Elizabeth Hurley reveals she saved friends' lives by encouraging them to check for breast cancer

Watch: Elizabeth Hurley reveals how she helped to save her friends' lives.

Elizabeth Hurley has revealed how she helped saved two of her friends' lives by encouraging them to check for breast cancer.

The model and actor, 56, tragically lost her grandmother to breast cancer and has been campaigning to raise awareness ever since.

Appearing on Good Morning Britain, Hurley explained that she often posts on her social media platform about the importance of checking your breasts for changes.

She went on to say that the sharing of these health messages had contributed to two of her girl friends getting an earlier diagnosis of breast cancer.

"I shared a post on Instagram about self-checking," she told hosts Richard Madeley and Susanna Reid.

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Elizabeth Hurley has been campaigning to raise awareness about breast cancer, pictured in October 2019. (Getty Images)
Elizabeth Hurley has been campaigning to raise awareness about breast cancer, pictured in October 2019. (Getty Images)

"Two friends, both in their 40s, who had not checked themselves, they both checked after seeing my Instagram and two of them found lumps and went to the doctor, two were diagnosed with breast cancer and two have gone through treatment.

"They're fine because they found it very early. They found a lump themselves, but they actually wouldn’t have self-checked had they not seen the Instagram that I did on behalf of our campaign.

"So, just hearing that alone makes you think, please ladies, start to check."

Susanna Reid replied: "The irony is you don’t want to check because you don’t want to find anything. Bottom line is, that’s why people don’t check isn’t it? And yet if you find something, you're more likely to survive."

Hurley concluded: "Exactly."

Earlier in the interview the model had explained that after finding a lump she did not seek medical help for around a year because she was "scared" and "embarrassed".

Read more: How and when to check your breasts

She explained that it may have been a different outcome for her grandmother if she had been diagnosed today, rather than in the early 1990s when people didn't talk about it so much.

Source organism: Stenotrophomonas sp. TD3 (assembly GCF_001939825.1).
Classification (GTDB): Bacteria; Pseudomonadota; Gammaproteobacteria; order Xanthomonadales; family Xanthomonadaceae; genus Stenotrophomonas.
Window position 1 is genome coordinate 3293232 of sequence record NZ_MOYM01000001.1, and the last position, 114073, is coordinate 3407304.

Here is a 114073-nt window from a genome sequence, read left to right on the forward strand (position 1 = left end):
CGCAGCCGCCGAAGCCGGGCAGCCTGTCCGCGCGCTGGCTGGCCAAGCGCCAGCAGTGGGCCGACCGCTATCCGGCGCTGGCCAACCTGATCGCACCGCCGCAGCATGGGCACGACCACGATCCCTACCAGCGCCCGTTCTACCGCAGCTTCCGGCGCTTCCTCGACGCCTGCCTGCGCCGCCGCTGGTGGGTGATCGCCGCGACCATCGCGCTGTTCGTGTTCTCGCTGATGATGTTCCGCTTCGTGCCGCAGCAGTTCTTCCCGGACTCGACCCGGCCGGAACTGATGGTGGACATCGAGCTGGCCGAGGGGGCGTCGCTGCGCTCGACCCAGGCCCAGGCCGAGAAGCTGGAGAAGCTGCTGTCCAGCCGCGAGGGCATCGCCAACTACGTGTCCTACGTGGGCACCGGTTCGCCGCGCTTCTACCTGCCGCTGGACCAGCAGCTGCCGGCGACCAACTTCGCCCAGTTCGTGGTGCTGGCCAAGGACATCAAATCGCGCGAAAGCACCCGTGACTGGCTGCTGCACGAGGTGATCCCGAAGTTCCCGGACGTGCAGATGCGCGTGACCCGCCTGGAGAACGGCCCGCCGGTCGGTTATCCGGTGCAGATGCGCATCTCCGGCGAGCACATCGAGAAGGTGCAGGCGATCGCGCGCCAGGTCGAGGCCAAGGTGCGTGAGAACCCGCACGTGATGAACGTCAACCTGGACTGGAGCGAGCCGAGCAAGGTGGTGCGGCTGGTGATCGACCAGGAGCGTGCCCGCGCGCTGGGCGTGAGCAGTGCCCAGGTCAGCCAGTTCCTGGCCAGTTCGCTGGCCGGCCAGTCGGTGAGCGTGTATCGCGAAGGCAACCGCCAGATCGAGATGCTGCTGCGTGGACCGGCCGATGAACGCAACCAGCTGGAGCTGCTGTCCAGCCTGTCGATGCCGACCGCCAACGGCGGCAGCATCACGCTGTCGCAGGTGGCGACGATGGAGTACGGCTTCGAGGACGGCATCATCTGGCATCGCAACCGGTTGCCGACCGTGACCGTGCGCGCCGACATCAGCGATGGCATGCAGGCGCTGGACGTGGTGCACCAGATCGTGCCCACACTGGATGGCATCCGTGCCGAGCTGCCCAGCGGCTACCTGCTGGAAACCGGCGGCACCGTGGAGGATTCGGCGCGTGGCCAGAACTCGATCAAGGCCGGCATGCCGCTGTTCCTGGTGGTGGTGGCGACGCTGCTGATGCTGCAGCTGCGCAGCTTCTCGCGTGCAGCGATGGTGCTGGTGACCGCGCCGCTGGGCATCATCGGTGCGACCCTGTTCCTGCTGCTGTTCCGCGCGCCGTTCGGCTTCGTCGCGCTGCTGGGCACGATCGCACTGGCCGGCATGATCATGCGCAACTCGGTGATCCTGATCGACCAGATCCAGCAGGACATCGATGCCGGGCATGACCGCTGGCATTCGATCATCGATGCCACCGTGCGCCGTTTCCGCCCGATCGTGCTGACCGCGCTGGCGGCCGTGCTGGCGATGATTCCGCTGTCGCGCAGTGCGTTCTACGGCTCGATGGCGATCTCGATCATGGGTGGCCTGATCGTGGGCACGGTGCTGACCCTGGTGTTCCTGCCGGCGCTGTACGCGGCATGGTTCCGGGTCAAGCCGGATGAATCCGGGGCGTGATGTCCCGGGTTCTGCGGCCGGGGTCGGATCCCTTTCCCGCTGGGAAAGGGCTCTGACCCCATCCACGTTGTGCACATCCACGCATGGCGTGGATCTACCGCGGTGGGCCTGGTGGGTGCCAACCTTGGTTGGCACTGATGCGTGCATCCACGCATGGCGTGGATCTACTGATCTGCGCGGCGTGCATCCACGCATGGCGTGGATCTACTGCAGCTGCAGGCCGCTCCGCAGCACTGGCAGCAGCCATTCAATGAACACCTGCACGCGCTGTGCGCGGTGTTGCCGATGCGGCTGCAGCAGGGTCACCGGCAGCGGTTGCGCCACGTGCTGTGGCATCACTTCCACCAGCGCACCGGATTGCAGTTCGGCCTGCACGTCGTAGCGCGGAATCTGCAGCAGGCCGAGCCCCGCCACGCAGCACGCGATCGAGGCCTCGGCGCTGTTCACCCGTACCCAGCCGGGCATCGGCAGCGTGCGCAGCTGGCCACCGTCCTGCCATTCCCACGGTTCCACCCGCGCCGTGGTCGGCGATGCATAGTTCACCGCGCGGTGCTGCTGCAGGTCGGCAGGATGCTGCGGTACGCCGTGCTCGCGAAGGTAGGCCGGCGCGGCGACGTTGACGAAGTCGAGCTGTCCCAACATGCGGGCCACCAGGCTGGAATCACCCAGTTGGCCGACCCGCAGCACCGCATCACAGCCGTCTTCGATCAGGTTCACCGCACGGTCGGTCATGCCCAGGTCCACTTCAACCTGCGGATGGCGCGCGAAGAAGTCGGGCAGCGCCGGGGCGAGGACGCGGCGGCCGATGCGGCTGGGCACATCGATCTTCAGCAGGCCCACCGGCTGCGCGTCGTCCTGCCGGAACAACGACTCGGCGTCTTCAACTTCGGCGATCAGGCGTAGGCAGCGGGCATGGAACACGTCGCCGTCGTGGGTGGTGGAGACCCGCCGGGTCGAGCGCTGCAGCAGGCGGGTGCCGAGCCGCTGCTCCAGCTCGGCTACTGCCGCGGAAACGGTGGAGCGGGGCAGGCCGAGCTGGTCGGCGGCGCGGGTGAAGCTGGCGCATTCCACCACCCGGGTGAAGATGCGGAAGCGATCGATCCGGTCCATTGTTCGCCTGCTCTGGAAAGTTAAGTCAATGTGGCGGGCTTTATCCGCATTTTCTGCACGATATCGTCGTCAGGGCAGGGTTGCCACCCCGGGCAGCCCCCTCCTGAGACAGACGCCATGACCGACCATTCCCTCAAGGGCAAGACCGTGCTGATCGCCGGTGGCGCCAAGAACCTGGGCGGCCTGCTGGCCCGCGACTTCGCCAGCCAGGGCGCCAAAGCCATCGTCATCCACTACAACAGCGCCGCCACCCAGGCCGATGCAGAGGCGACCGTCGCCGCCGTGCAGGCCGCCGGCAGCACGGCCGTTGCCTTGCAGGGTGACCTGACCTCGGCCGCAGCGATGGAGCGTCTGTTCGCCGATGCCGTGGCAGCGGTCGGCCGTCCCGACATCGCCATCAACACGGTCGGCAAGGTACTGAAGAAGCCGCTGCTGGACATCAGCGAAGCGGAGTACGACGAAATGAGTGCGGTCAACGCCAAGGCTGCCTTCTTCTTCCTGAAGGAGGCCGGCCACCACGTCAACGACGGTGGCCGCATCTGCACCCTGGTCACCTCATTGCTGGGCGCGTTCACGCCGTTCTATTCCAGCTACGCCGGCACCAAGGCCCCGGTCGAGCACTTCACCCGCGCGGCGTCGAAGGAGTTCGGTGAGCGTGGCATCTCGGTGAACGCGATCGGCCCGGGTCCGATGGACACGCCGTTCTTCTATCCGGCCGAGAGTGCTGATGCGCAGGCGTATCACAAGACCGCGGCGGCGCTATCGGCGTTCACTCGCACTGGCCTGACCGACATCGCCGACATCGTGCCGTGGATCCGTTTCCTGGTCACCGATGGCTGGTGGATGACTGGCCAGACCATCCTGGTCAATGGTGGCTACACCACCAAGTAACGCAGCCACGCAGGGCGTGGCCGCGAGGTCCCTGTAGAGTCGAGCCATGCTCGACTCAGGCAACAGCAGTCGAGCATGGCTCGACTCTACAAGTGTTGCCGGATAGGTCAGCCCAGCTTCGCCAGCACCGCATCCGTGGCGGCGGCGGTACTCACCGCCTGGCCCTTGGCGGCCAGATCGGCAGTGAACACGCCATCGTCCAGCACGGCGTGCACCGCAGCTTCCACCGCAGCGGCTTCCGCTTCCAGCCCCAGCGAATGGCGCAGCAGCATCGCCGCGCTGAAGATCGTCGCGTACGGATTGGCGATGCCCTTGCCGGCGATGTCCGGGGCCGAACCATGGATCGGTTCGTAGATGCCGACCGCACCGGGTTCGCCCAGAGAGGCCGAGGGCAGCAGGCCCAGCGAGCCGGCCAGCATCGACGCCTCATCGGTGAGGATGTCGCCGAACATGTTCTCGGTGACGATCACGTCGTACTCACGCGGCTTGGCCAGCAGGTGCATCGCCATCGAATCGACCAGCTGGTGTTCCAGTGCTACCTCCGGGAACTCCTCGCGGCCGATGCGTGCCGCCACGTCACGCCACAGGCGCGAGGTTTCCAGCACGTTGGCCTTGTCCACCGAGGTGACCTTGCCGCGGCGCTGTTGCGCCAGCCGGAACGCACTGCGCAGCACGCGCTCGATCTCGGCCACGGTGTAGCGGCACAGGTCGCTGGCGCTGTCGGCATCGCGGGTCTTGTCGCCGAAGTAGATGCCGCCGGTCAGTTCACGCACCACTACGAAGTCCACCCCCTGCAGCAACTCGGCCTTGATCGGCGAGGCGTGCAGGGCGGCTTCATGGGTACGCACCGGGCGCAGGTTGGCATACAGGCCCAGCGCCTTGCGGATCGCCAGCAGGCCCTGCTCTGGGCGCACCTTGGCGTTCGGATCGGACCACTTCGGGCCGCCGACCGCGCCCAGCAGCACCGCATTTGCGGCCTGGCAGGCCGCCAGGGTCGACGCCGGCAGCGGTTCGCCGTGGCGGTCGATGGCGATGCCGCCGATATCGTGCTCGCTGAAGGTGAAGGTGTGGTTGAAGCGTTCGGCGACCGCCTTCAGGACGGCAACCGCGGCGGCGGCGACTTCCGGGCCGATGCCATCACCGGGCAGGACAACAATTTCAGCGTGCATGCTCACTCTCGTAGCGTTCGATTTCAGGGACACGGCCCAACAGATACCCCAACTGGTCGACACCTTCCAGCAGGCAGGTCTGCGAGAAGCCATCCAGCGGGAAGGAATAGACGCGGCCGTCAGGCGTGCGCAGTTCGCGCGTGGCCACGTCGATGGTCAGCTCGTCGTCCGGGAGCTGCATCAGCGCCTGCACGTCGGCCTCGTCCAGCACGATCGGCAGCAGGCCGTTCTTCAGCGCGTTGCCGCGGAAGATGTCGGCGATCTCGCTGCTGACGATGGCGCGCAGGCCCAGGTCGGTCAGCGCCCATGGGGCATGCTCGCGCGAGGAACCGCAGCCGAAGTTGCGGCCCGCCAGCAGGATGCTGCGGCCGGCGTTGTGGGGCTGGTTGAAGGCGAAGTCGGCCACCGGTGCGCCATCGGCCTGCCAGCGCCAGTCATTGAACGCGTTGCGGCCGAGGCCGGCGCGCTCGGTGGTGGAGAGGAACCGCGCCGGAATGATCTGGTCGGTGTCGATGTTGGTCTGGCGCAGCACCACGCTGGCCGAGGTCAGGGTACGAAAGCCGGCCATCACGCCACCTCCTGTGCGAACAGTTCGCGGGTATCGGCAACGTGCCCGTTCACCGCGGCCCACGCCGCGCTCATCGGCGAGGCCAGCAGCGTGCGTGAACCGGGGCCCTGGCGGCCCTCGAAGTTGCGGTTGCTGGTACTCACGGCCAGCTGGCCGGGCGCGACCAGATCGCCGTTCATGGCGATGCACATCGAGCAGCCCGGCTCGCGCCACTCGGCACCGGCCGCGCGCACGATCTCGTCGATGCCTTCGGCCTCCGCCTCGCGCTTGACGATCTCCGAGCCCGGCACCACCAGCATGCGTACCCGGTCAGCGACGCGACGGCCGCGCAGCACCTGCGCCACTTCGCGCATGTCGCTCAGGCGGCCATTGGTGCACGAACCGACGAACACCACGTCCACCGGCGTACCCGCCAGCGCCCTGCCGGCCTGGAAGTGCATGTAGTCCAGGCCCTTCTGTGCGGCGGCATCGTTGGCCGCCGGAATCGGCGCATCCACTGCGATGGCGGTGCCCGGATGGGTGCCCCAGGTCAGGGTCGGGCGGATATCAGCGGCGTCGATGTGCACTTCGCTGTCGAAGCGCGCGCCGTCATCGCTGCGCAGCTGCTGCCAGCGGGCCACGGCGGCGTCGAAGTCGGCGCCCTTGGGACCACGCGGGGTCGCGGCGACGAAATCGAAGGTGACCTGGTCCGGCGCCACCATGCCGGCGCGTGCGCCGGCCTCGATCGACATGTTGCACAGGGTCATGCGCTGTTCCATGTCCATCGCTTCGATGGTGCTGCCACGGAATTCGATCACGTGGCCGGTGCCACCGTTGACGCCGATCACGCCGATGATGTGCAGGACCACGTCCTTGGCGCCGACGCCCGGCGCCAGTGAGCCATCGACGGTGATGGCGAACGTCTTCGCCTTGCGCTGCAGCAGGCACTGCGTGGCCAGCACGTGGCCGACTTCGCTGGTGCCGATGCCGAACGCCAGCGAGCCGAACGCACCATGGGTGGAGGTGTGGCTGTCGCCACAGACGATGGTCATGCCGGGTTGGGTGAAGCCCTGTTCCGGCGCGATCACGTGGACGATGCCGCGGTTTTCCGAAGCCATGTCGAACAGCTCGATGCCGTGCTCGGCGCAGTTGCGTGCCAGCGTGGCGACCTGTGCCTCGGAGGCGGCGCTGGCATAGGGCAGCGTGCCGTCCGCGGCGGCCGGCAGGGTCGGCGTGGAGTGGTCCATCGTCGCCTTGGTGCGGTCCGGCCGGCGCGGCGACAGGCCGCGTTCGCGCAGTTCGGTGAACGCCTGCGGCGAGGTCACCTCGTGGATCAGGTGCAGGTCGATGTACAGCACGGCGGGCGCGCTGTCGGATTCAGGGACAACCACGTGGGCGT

She went on to urge women to check their breasts more because if breast cancer is discovered early you're more likely to survive.

Watch: Elizabeth Hurley on raising breast cancer awareness and having fun with her bikini snaps.

Hurley is a global ambassador for The Estée Lauder Companies' Breast Cancer Campaign and explained that women should self-examine once a month and at the same time of every month.

She recommended picking a date and then setting an alarm on your phone to remind you to examine your breasts for changes on that date.

"Doctors say if you familiarise yourself with your breasts, which are very different, and every month check you'll notice a difference, you'll notice they look different in the mirror, or they feel different. And that is the time to attempt to go to your doctor and have it checked out," she says.

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Elizabeth Hurley has been encouraging women to check their breasts for cancer, pictured in September 2021. (Getty Images)
Elizabeth Hurley has been encouraging women to check their breasts for cancer, pictured in September 2021. (Getty Images)

Breast cancer is the second most commonly diagnosed cancer in women under 30 in the UK (with 181 new cases every year and around 12 deaths).

While it is much more common in older women, around 5,000 women under the age of 45 are diagnosed with it every year in the UK.

How often should we be checking our breasts?

Coppafeel! recommends that checking your breasts should become a monthly habit.

"By checking on a regular basis, you will also build the confidence of knowing what is normal for you each month. Everyone has to start somewhere, so don’t worry if you’re not feeling confident straight away," the charity explains.

Read more: One in five women unlikely to visit doctor with breast health concerns

How to check your breasts

The NHS recommends doing your monthly check in the bath or shower, using the soapy water to make the process a little easier to spot anything out of the ordinary.

You can also look at your breasts in the mirror. Look with your arms by your side and also with them raised.

Feeling your armpits should be a key part of your monthly check, too.

The NHS Breast Screening Programme has produced a five-point plan, making it easier than ever to know what you’re looking out for.

The five simple points are:

  • Know what's normal for you

  • Look at your breasts and feel them

  • Know what changes to look for

  • Report any changes without delay

  • Attend routine screening if you're 50 or over

Signs and symptoms of breast cancer

The NHS website advises people to see a GP if they notice any of these symptoms:

  • A change in the size, outline or shape of your breast

  • A change in the look or feel of the skin on your breast, such as puckering or dimpling, a rash or redness

  • A new lump, swelling, thickening or bumpy area in one breast or armpit that was not there before

  • A discharge of fluid from either of your nipples

  • Any change in nipple position, such as your nipple being pulled in or pointing differently

  • A rash (like eczema), crusting, scaly or itchy skin or redness on or around your nipple

  • Any discomfort or pain in one breast, particularly if it's a new pain and does not go away (although pain is only a symptom of breast cancer in rare cases)